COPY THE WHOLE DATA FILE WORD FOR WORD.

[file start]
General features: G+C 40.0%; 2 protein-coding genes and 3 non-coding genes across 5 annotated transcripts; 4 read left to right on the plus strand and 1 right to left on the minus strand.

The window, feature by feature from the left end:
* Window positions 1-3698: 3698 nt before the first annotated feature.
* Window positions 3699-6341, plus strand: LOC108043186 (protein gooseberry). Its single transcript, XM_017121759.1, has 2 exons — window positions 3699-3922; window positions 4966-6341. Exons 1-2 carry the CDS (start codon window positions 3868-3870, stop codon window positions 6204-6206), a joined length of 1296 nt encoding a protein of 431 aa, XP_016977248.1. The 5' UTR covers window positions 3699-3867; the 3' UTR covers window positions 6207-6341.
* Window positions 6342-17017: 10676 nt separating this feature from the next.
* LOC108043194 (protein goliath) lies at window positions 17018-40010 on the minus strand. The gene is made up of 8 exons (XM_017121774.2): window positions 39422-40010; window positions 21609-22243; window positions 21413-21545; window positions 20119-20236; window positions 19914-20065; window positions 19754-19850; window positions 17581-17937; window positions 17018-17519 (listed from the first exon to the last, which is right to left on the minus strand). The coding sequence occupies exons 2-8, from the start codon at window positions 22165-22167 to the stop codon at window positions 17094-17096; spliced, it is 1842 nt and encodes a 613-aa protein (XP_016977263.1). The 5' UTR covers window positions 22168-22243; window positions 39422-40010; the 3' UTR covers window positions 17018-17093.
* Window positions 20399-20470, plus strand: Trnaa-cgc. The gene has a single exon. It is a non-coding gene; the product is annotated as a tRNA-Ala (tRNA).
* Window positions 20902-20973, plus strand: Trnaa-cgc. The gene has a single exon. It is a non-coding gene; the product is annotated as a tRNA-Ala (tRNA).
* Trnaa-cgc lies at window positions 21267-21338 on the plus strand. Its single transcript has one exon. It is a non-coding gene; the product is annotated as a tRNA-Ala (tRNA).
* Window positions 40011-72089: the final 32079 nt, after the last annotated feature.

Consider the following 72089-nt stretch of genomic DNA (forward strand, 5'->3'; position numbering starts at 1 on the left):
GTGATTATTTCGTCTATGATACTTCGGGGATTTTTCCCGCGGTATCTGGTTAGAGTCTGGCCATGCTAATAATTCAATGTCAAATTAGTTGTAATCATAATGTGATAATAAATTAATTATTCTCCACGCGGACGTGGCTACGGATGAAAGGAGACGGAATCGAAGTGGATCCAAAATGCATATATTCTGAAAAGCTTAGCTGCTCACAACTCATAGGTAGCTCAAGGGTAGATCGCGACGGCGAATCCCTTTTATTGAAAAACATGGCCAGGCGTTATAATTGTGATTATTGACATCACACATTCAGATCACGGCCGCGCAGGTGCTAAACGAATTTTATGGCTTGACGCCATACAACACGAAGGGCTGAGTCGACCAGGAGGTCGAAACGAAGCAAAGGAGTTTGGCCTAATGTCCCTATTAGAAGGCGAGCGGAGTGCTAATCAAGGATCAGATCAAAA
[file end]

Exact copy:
General features: G+C 40.0%; 2 protein-coding genes and 3 non-coding genes across 5 annotated transcripts; 4 read left to right on the plus strand and 1 right to left on the minus strand.

The window, feature by feature from the left end:
* Window positions 1-3698: 3698 nt before the first annotated feature.
* Window positions 3699-6341, plus strand: LOC108043186 (protein gooseberry). Its single transcript, XM_017121759.1, has 2 exons — window positions 3699-3922; window positions 4966-6341. Exons 1-2 carry the CDS (start codon window positions 3868-3870, stop codon window positions 6204-6206), a joined length of 1296 nt encoding a protein of 431 aa, XP_016977248.1. The 5' UTR covers window positions 3699-3867; the 3' UTR covers window positions 6207-6341.
* Window positions 6342-17017: 10676 nt separating this feature from the next.
* LOC108043194 (protein goliath) lies at window positions 17018-40010 on the minus strand. The gene is made up of 8 exons (XM_017121774.2): window positions 39422-40010; window positions 21609-22243; window positions 21413-21545; window positions 20119-20236; window positions 19914-20065; window positions 19754-19850; window positions 17581-17937; window positions 17018-17519 (listed from the first exon to the last, which is right to left on the minus strand). The coding sequence occupies exons 2-8, from the start codon at window positions 22165-22167 to the stop codon at window positions 17094-17096; spliced, it is 1842 nt and encodes a 613-aa protein (XP_016977263.1). The 5' UTR covers window positions 22168-22243; window positions 39422-40010; the 3' UTR covers window positions 17018-17093.
* Window positions 20399-20470, plus strand: Trnaa-cgc. The gene has a single exon. It is a non-coding gene; the product is annotated as a tRNA-Ala (tRNA).
* Window positions 20902-20973, plus strand: Trnaa-cgc. The gene has a single exon. It is a non-coding gene; the product is annotated as a tRNA-Ala (tRNA).
* Trnaa-cgc lies at window positions 21267-21338 on the plus strand. Its single transcript has one exon. It is a non-coding gene; the product is annotated as a tRNA-Ala (tRNA).
* Window positions 40011-72089: the final 32079 nt, after the last annotated feature.

Consider the following 72089-nt stretch of genomic DNA (forward strand, 5'->3'; position numbering starts at 1 on the left):
GTGATTATTTCGTCTATGATACTTCGGGGATTTTTCCCGCGGTATCTGGTTAGAGTCTGGCCATGCTAATAATTCAATGTCAAATTAGTTGTAATCATAATGTGATAATAAATTAATTATTCTCCACGCGGACGTGGCTACGGATGAAAGGAGACGGAATCGAAGTGGATCCAAAATGCATATATTCTGAAAAGCTTAGCTGCTCACAACTCATAGGTAGCTCAAGGGTAGATCGCGACGGCGAATCCCTTTTATTGAAAAACATGGCCAGGCGTTATAATTGTGATTATTGACATCACACATTCAGATCACGGCCGCGCAGGTGCTAAACGAATTTTATGGCTTGACGCCATACAACACGAAGGGCTGAGTCGACCAGGAGGTCGAAACGAAGCAAAGGAGTTTGGCCTAATGTCCCTATTAGAAGGCGAGCGGAGTGCTAATCAAGGATCAGATCAAAA